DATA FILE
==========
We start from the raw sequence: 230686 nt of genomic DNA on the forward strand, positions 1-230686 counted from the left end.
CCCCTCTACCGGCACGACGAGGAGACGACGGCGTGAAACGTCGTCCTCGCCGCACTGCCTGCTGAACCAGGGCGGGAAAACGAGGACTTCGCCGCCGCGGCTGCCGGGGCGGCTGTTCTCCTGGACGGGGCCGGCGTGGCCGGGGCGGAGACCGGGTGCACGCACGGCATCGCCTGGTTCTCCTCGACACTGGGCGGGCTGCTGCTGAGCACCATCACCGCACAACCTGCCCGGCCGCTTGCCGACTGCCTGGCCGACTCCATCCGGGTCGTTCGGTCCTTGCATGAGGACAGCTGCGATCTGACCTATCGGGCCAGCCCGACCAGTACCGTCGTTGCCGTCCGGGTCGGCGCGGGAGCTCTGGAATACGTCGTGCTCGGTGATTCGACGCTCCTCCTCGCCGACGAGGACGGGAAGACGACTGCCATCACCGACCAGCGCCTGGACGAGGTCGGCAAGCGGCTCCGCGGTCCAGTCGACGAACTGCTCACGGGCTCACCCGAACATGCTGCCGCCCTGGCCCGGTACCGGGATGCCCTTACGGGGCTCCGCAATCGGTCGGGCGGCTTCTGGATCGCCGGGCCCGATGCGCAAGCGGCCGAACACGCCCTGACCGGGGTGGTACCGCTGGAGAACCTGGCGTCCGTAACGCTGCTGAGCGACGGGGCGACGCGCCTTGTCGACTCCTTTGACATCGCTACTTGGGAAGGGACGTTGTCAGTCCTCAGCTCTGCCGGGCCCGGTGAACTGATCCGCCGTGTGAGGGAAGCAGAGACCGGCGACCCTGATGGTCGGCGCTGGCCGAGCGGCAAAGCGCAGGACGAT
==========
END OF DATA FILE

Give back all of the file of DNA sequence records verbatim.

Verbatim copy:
We start from the raw sequence: 230686 nt of genomic DNA on the forward strand, positions 1-230686 counted from the left end.
CCCCTCTACCGGCACGACGAGGAGACGACGGCGTGAAACGTCGTCCTCGCCGCACTGCCTGCTGAACCAGGGCGGGAAAACGAGGACTTCGCCGCCGCGGCTGCCGGGGCGGCTGTTCTCCTGGACGGGGCCGGCGTGGCCGGGGCGGAGACCGGGTGCACGCACGGCATCGCCTGGTTCTCCTCGACACTGGGCGGGCTGCTGCTGAGCACCATCACCGCACAACCTGCCCGGCCGCTTGCCGACTGCCTGGCCGACTCCATCCGGGTCGTTCGGTCCTTGCATGAGGACAGCTGCGATCTGACCTATCGGGCCAGCCCGACCAGTACCGTCGTTGCCGTCCGGGTCGGCGCGGGAGCTCTGGAATACGTCGTGCTCGGTGATTCGACGCTCCTCCTCGCCGACGAGGACGGGAAGACGACTGCCATCACCGACCAGCGCCTGGACGAGGTCGGCAAGCGGCTCCGCGGTCCAGTCGACGAACTGCTCACGGGCTCACCCGAACATGCTGCCGCCCTGGCCCGGTACCGGGATGCCCTTACGGGGCTCCGCAATCGGTCGGGCGGCTTCTGGATCGCCGGGCCCGATGCGCAAGCGGCCGAACACGCCCTGACCGGGGTGGTACCGCTGGAGAACCTGGCGTCCGTAACGCTGCTGAGCGACGGGGCGACGCGCCTTGTCGACTCCTTTGACATCGCTACTTGGGAAGGGACGTTGTCAGTCCTCAGCTCTGCCGGGCCCGGTGAACTGATCCGCCGTGTGAGGGAAGCAGAGACCGGCGACCCTGATGGTCGGCGCTGGCCGAGCGGCAAAGCGCAGGACGAT